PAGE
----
Thanks for the quick response. I did check out the documentation shortly after I asked the question and it does make sense, but I guess it's the context of my implementation that is causing me headaches. I am using .NET Framework 4.7.2 to build out a custom Shopify store that is currently live and uses the Admin Api/GraphQL queries/Javascript BuySDK, and Shopify gateway for checkout. My task now is to implement Multipass. I have activated Multipass and followed the limited example provided in their docs, as well as your solution, but no success. I wrote code from scratch at first following the steps but I only get the one recurring error from Shopify that provides no insight to the problem. I've created the customer object programmatically using Newtonsoft to convert to Json, done the encryption as instructed, but again no luck. The forums offer countless similar questions asked but no solution, which is really hard to believe. Do you actually have Multipass working with seamless login/account creation in Shopify for non-Shopify users? I am beginning to wonder if it's even possible with .NET Framework at all. Thanks

@drovani
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drovani commented Dec 27, 2021

@flyinmryan - the Shopfy Multipass errors are notoriously unhelpful and terrible to debug. It has nothing to do with .NET vs React vs any other framework. My first step to debugging has usually been to pipe the output (headers & payload) to some logs and make sure it is sending what is expected.

@flyinmryan
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flyinmryan commented Jan 25, 2022

Last question, I promise. I have noticed a debate that's taken place on the internet between people that are smarter than I am, and even though I believe a consensus has been reached I don't know what that was. It's regarding what the garbage collector takes care of and what must be disposed of.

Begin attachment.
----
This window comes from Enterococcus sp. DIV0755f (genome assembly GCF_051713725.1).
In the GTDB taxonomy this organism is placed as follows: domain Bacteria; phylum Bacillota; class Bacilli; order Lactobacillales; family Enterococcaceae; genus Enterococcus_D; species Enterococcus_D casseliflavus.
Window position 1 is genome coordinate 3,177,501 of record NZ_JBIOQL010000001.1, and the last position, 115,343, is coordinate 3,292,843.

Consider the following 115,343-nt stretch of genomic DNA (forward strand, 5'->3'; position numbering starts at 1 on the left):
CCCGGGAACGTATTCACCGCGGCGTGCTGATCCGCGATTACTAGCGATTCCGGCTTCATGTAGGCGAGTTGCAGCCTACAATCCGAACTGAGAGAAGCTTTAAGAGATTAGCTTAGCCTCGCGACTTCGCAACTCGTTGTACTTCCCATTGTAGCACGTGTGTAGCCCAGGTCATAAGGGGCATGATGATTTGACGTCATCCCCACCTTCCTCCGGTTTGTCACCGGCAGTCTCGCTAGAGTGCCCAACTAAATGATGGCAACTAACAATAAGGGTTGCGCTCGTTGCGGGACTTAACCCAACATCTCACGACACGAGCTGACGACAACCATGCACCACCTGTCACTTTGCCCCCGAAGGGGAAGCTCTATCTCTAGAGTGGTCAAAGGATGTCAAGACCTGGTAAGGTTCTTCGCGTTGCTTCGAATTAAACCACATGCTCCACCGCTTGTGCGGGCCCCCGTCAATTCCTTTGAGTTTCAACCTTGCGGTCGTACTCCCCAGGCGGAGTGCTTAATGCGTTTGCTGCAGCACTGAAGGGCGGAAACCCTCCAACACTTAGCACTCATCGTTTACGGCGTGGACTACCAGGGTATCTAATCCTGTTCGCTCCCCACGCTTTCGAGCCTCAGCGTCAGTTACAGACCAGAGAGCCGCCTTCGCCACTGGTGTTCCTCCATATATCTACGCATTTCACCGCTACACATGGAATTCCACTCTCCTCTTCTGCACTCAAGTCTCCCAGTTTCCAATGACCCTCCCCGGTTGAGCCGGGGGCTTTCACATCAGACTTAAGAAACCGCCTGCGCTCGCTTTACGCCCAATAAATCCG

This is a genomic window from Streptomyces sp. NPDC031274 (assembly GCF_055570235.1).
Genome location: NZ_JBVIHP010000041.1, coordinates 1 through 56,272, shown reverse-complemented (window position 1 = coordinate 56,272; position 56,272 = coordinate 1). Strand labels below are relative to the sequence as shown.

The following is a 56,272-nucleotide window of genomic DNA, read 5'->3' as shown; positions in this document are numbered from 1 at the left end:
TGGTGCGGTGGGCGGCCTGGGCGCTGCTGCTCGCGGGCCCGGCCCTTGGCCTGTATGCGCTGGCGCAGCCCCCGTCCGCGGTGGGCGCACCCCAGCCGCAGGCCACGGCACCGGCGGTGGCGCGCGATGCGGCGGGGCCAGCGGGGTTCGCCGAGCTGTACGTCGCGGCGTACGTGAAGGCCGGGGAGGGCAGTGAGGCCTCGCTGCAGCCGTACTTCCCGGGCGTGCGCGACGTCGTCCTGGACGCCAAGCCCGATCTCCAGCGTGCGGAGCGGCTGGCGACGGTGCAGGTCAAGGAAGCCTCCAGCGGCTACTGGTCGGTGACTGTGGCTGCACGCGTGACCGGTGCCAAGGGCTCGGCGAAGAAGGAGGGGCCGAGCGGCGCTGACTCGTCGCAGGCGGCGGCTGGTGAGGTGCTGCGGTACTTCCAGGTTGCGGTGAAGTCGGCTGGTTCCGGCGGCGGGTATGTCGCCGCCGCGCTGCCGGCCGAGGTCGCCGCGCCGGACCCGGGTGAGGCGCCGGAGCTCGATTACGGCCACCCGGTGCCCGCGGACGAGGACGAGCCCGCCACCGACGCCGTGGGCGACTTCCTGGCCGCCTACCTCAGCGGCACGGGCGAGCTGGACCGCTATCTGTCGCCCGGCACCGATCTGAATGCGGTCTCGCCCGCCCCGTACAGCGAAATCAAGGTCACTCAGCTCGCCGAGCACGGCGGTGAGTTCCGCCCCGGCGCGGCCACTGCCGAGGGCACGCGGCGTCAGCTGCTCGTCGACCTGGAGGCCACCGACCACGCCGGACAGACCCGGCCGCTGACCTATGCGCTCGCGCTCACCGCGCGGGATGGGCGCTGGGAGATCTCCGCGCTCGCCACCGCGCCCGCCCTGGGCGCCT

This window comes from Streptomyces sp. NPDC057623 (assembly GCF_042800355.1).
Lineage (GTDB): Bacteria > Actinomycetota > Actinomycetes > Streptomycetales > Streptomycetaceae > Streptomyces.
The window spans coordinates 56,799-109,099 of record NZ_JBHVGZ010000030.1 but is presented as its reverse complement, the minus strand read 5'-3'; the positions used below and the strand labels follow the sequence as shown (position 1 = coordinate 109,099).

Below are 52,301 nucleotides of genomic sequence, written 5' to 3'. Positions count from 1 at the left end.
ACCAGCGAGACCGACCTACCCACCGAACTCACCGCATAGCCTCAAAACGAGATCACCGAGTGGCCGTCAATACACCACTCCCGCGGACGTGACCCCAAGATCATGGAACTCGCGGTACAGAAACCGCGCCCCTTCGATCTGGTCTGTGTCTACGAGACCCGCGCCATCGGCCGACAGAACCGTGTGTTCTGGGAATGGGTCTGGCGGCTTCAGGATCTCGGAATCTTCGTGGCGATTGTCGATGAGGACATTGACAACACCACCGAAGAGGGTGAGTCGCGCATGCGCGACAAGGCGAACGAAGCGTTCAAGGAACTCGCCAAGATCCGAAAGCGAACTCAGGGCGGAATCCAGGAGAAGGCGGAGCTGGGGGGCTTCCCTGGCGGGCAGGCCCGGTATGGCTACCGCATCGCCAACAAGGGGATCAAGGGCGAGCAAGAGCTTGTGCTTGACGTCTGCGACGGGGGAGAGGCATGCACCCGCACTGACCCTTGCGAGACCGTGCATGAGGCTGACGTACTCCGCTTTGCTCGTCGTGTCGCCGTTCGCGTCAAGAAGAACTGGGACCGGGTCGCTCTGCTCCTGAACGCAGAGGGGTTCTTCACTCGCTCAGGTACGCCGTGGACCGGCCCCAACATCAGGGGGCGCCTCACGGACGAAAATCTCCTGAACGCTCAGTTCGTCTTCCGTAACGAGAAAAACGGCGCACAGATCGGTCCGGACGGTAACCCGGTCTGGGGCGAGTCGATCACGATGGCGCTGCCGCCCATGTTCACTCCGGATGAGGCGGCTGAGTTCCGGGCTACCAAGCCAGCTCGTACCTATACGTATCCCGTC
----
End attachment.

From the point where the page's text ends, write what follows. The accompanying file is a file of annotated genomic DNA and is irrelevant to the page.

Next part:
The SHA256 has a Create() function but is never disposed of:

var hash = System.Security.Cryptography.SHA256.Create().ComputeHash(Encoding.UTF8.GetBytes(secret));

whereas I see for the AES encryption you wrapped it in a using statement

using (var aes = System.Security.Cryptography.Aes.Create())

I take it you stand on the side of the GC handles it? I used some of your code here for multipass and someone commented about the SHA256 not being Dispose()'d.

Thanks!

@drovani
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drovani commented Feb 1, 2022

Garbage collection is a complicated topic, akin to cache invalidation. There's no perfect solution, everyone has an opinion, and nothing works universally.

Having said that, unless you have large, long-running applications, chances are that you'll never really need to worry about the intricacies of GC methodologies. When an app closes, garbage collection will typically clear up everything you forgot to dispose.

Wrapping an IDisposable in a using statement is a good practice with little downside. Assuming the class implements IDisposable according to best practice, the objects will all get disposed during the finalizer.

More about that can be found at CA1063: Implement IDisposable correctly.

@flyinmryan
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flyinmryan commented Feb 1, 2022

Thanks again for taking the time to explain your code. It really boggles my mind how inadequate and full of traps Shopify’s API documentation and development experience are. There are no shortage of questions on their community forum, but without answers to many of them it’s counterproductive. Your code makes sense now, and had you not posted this I would have probably given up.